Almost everyone we spoke to, regarding our Maharashtra itinerary, discouraged us from stopping at Alibag. Even Lonely Planet did not mention it in their ‘Maharashtra coastline’ section . But Madhu and I, somehow, couldn’t let go of it. We’ve both visited it as kids and have fond memories of walking to the ‘fort in the sea’. So, adamantly, we took a State Transport bus from Thane at 9am this morning and got to Alibag around 12:30pm.
We checked into Akshay Bungalow, rested a while and then headed out towards Alibag beach. The bungalow’s caretaker made it sound like it’s just a few minutes away. And it probably was, but at 2pm in the heat, the walk felt long and laborious. Along the way we noticed how much Alibag has grown in size. When we last visited, it had felt like a small village-town with hardly any amenities. Today it is a mid-sized town with wide streets and plenty of stores, including a Reebok factory outlet .
A rectangular, narrow, stone-paved promenade sits parallel to Alibag beach. It is lined with Bhelpuri stalls and coconut-sellers along with a few benches to relax on. Someone had told us that there’s a small museum near the beach that we could visit. So the plan was to spend the afternoon at the museum and then head out to Kolaba fort in the evening by which time tides would be low. But when we got to the beach, a local auto-rickshaw driver informed us that the museum is about 25kms away and not really within Alibag . Suddenly we had nothing to do until the tides lower, which wasn’t expected to happen until at least 4:30pm. So, instead of waiting in the heat, we snacked on some coconuts and took an auto back to our hotel. After a refreshing nap, we again headed out to the beach at 4:30pm.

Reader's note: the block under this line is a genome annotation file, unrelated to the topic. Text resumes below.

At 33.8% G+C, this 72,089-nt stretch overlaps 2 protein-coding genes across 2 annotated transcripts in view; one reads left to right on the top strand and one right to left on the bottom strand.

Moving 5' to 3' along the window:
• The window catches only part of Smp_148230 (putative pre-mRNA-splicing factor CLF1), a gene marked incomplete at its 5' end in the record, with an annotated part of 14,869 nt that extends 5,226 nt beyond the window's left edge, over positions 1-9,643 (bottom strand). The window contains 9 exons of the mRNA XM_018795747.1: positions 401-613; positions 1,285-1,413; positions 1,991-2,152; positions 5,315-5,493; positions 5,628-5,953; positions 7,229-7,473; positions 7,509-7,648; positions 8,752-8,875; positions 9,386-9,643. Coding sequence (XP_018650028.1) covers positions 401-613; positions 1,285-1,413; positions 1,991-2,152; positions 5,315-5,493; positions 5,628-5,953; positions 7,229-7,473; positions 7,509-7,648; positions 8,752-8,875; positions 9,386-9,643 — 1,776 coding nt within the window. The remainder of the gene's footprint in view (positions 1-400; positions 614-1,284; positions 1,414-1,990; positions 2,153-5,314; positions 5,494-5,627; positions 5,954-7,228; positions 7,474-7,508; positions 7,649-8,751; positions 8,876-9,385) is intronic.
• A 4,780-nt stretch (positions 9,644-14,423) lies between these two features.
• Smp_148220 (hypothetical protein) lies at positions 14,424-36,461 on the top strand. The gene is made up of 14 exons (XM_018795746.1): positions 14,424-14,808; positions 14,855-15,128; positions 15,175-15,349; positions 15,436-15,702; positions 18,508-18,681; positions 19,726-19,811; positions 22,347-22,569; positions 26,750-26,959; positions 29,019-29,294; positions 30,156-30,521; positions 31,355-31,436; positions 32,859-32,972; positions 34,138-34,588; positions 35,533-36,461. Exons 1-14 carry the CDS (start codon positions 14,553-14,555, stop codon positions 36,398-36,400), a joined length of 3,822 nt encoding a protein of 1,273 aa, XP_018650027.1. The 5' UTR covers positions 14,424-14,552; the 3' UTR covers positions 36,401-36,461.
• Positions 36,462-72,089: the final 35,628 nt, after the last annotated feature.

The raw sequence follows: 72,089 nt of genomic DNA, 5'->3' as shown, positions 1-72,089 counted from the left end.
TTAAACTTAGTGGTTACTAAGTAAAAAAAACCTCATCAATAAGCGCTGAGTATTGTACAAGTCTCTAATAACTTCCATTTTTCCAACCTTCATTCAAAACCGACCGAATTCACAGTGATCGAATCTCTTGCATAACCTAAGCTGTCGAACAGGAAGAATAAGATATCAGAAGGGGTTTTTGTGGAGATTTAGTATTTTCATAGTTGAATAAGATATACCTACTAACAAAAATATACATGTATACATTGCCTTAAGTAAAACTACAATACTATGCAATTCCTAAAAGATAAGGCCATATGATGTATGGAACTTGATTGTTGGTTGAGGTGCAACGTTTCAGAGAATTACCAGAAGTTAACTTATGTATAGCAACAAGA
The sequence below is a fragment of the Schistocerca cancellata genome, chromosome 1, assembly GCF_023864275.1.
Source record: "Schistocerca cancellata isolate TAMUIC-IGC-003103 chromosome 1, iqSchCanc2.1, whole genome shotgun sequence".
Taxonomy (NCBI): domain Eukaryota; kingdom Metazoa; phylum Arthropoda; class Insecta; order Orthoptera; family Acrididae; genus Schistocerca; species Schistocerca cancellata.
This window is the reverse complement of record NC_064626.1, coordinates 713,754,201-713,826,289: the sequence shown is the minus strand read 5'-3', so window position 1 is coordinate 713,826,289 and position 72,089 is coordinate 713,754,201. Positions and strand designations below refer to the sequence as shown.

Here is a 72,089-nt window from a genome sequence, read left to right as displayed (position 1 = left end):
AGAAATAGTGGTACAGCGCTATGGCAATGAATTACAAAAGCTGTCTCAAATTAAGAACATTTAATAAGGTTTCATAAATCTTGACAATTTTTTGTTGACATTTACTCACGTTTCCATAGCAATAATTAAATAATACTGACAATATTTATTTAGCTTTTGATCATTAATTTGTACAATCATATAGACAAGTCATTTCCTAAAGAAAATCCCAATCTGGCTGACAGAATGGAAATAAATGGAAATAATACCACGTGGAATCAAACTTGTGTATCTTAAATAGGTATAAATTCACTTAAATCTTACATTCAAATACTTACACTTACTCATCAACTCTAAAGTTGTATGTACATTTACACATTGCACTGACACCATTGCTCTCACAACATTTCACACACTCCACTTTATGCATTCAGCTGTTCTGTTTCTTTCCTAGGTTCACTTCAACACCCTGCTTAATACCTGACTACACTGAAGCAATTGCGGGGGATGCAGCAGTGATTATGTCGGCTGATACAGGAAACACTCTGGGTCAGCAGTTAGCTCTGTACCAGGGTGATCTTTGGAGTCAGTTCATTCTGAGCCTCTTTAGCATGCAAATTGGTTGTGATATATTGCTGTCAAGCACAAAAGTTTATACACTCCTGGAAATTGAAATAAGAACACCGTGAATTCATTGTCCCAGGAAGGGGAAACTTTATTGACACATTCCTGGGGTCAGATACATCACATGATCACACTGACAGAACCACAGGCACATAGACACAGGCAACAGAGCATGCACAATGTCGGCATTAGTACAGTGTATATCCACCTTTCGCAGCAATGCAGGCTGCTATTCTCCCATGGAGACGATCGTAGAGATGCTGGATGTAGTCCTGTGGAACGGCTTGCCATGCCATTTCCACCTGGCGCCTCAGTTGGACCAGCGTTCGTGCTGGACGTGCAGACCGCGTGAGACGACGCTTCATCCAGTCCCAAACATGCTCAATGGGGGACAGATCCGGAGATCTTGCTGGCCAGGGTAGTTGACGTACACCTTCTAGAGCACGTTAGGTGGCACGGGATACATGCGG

Kolaba Fort was constructed on an island off the Alibag beach in 1680 by the Maratha ruler, Chhatrapati Shivaji. The island is close enough to the beach and can be accessed on foot during low tides. And this is what we were waiting for. We sat on a bench at the beach promenade until 5:30pm and then slowly the water started receding. We saw many locals beginning to walk across to the fort, wading in ankle-deep and in some places, calf-deep water; it didn’t look very appeasing. So we hired a horse carriage to take us across, wait and bring us back .
It was a bumpy ride across to the fort but short and quite fun! We alighted at the entrance and entered the fort through an enormous, stone archway. It had carvings, though quite eroded, of tigers, elephants and peacocks. Inside we bought tickets (no camera fee) and were amazed to find a small hamlet within the fort walls. There were actually people living there! The Kolaba Fort is a national, protected monument so it was surprising to see that the govt was letting people live within. But to their credit, the place was well-maintained and not dirty.
The fort, today, is simply a huge ruin of bastions and ramparts in a beautiful sea-side setting. We walked atop its walls and loved the views out to the sea or the Alibag shoreline. A beautiful temple dedicated to Lord Ganesha sits at the center of the fort. Right across from it is a large sweet-water tank, which must have been used as a cleansing area before visiting the temple. In the lovely evening light, the fort ruins felt amazing and we were glad that we decided to spend an afternoon here. The experience of walking (or, as in our case, riding) across the shallow waters to the fort and then watching the tide submerge the path was novel and very interesting!
Apart from Kolaba Fort, there’s nothing else to do in Alibag . The beach is not big enough or nice enough to spend time at. So tomorrow we’ll head further south to the town of Murud to visit Shivaji’s other, more reputed, sea-fort at Janjira.